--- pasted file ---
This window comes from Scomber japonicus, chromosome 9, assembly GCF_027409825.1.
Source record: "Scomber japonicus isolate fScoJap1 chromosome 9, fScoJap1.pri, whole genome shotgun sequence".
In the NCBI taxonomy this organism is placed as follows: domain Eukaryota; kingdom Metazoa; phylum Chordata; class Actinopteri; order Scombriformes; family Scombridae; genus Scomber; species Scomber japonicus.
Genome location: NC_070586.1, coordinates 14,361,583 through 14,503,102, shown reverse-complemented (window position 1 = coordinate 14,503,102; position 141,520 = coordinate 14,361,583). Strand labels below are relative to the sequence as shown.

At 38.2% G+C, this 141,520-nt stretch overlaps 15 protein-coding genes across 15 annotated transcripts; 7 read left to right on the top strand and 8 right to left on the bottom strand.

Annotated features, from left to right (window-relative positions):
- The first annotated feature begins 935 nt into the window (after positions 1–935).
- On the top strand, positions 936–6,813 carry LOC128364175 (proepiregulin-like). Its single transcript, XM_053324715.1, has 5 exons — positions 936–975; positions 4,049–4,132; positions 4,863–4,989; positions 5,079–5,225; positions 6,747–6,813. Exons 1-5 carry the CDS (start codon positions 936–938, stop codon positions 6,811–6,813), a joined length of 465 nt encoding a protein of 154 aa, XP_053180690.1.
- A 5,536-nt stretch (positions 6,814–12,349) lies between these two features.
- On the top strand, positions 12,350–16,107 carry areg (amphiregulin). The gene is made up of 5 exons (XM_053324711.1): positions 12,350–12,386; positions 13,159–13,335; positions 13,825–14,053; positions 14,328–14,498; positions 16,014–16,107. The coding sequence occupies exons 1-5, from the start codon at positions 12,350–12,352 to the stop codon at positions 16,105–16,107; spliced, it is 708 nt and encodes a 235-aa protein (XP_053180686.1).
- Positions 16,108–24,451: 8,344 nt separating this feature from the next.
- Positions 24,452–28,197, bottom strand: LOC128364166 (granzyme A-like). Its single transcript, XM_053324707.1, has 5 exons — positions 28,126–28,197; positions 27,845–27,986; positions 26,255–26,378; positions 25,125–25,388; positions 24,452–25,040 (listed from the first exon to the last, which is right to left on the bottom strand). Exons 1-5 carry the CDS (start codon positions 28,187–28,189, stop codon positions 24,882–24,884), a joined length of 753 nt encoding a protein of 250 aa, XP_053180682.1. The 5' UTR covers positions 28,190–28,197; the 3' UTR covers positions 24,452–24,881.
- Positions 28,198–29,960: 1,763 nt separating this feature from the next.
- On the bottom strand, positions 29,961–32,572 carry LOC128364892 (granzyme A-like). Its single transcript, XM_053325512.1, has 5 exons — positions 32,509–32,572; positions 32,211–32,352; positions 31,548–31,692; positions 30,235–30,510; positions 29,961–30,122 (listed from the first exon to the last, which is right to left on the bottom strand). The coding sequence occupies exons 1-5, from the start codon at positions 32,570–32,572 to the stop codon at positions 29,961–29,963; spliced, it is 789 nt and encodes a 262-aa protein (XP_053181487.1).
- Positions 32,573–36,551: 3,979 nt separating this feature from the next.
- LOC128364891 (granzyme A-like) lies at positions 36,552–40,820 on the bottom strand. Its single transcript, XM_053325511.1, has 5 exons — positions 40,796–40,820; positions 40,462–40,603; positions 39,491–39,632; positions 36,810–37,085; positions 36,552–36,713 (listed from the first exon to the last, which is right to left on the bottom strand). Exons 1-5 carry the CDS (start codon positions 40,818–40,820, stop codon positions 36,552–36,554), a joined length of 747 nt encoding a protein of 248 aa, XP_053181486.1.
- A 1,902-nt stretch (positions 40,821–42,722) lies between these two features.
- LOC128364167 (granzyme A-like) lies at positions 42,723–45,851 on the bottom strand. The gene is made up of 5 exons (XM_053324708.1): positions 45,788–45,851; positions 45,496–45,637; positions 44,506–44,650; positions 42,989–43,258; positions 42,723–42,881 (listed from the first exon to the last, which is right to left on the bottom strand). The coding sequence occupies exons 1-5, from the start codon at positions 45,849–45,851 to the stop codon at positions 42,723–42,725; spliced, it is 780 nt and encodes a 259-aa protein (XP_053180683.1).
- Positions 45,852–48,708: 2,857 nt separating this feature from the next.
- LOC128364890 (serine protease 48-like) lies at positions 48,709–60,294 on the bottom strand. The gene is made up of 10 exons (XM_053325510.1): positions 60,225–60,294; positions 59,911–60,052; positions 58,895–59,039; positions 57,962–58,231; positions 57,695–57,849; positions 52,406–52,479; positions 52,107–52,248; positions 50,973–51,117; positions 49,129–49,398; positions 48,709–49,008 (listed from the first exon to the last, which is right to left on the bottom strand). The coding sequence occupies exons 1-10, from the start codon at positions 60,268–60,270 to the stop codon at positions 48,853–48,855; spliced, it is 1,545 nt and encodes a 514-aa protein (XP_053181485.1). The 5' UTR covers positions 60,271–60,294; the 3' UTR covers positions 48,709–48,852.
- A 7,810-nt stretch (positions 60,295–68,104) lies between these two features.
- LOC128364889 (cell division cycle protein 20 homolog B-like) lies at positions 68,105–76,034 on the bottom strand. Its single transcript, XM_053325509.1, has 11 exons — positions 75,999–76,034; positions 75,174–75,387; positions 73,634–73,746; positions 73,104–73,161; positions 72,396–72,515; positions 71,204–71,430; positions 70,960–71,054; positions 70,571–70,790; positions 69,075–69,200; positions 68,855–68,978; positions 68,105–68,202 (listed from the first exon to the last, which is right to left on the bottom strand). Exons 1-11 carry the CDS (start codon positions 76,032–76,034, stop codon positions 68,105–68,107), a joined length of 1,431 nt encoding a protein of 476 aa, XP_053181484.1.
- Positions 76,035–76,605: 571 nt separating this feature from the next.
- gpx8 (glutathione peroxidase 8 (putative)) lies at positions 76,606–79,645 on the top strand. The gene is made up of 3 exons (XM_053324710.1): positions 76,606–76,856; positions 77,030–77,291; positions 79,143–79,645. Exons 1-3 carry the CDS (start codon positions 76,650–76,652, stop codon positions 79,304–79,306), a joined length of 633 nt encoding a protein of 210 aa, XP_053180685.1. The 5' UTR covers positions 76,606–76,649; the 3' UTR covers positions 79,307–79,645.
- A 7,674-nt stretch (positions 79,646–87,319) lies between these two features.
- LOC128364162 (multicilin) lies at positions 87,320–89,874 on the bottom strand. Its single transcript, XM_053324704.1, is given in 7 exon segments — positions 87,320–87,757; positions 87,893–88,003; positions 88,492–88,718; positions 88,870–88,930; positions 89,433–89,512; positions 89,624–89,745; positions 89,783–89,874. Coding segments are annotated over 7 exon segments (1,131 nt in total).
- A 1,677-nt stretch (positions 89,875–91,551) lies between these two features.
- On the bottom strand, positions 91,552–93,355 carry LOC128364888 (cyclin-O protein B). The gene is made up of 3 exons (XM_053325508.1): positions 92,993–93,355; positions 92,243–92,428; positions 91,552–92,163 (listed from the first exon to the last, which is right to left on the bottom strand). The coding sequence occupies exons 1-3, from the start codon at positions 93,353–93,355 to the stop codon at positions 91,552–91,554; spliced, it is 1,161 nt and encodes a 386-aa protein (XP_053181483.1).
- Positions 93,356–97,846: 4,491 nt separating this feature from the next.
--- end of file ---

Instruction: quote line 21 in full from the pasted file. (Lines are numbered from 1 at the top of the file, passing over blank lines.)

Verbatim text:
- A 7,810-nt stretch (positions 60,295–68,104) lies between these two features.